Jeanine Schierbecker

For Jeanine Schierbecker, service to her neuromuscular patients, her family, friends and the community is a way of life. Born and raised in Jennings, Missouri, Jeanine started volunteering in the local hospital therapy department during high school. She was inspired to pursue a career in health care, earning a Bachelor’s degree in Physical Therapy in 1982 and a Master’s degree in Health Science at Washington University in St. Louis in 1992. She joined the Irene Walter Johnson Institute of Rehabilitation at WUSTL in 1983. By 1986, Jeanine was teaching and coordinating classes at the Physical Therapy Program at WUSTL including collaborations in research and the development of standardized outcome measures with the Neuromuscular Research team at WUSTL.

In 1986, Jeanine began spending one day a week in the Muscular Dystrophy Association (MDA) clinic, working with patients with neuromuscular disorders. Her work in the clinic quickly led to volunteering annually at the weeklong MDA Summer Camp at Babler State Park for children who are affected by a neuromuscular disease. She has recruited volunteers to assist one-on-one with campers and helped train camp volunteers, counselors and medical staff. In her 23 years of volunteer service to the MDA, Jeanine has served in a variety of capacities, including membership on the patient service committee, executive committee, public health education committee, and as a Labor Day Telethon volunteer.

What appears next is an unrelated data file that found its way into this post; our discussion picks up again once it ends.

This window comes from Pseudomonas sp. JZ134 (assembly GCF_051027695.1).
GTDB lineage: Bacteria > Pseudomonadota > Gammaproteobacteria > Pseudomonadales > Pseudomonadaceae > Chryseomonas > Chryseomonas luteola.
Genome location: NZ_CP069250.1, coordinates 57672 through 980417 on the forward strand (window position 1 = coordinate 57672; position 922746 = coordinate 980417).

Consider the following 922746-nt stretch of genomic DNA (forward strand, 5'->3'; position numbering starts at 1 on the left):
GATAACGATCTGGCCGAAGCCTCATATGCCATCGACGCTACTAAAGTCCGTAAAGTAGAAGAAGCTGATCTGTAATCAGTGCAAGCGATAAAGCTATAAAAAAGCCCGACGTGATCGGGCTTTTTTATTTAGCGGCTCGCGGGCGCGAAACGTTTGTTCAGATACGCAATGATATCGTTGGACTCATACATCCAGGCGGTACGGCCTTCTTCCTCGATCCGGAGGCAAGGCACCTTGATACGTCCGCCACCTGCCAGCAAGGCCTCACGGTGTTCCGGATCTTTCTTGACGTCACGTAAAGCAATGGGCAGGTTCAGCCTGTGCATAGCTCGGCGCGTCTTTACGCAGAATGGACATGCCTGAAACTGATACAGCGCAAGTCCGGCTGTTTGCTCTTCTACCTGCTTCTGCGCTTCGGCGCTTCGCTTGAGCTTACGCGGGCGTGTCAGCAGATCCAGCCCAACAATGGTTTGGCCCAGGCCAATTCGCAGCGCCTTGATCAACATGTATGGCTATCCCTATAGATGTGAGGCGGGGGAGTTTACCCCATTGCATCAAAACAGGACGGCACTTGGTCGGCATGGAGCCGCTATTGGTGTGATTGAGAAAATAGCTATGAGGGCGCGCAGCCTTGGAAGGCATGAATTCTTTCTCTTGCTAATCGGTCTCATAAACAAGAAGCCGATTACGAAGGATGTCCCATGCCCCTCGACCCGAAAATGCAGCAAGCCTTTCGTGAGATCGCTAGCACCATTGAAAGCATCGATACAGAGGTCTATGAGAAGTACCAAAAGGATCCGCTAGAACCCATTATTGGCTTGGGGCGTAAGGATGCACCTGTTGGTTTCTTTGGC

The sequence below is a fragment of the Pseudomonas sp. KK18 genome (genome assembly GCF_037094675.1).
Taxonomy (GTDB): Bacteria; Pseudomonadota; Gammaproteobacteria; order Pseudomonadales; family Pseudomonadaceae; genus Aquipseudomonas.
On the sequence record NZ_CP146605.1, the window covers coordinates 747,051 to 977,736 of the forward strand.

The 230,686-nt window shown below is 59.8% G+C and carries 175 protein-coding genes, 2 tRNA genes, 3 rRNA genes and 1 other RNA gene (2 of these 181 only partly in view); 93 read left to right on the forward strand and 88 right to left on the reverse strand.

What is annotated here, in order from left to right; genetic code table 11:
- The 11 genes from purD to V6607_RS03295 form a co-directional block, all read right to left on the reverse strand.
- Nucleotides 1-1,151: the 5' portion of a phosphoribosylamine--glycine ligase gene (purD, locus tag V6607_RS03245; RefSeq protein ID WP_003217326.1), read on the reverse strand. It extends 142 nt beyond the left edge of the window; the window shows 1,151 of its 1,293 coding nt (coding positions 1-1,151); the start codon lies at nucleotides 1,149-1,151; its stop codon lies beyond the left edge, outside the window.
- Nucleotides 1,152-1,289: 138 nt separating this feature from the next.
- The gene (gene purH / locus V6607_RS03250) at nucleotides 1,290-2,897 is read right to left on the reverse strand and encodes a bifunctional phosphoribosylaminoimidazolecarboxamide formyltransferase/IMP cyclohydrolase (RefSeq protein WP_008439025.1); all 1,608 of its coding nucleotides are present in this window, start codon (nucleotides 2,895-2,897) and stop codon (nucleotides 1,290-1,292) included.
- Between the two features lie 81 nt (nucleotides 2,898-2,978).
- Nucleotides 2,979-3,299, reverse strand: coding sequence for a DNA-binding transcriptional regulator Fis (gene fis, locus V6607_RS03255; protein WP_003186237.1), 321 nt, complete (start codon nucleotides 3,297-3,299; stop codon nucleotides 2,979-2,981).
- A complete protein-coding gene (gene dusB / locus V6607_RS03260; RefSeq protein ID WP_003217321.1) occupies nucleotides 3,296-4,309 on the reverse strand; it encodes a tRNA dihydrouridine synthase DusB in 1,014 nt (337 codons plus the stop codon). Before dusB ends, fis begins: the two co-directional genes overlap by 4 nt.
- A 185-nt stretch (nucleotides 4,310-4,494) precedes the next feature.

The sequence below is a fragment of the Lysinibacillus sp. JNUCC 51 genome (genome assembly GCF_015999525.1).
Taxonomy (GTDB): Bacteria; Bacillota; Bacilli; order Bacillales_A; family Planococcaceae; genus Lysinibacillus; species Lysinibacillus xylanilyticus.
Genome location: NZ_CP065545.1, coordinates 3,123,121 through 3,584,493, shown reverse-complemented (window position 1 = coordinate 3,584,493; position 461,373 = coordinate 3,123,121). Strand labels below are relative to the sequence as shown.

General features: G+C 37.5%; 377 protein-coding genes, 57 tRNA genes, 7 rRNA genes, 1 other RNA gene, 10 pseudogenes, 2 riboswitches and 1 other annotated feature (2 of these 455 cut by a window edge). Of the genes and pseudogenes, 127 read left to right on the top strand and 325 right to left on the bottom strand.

Jeanine provides much more then rote professional advice as a physical therapist. She provides emotional, physical and psychological support. Throughout her years of service, she has formed a bond with the patients and their families. She knows all of them on a first name basis and they know her. On several occasions, she’s provided outreach services, making home visits for many families.

As an extension of her professional and voluntary duties, Jeanine unselfishly gives her time to serve as a caregiver for a close family friend who is living with Amyotrophic Lateral Sclerosis (ALS). She spends every Sunday assisting him with tasks many of us take for granted, such as getting out of bed, bathing and dressing.

In addition, Jeanine is a devoted wife, sister and mother of two sons. She helps with endless fundraising efforts for her family’s school, band and sports teams – including campaigning for bond initiatives. Nominated for this award by nine of her colleagues, “Jeanine typifies the best sort of person we all aspire to become. She does it quietly, without fanfare or expectation of recognition.”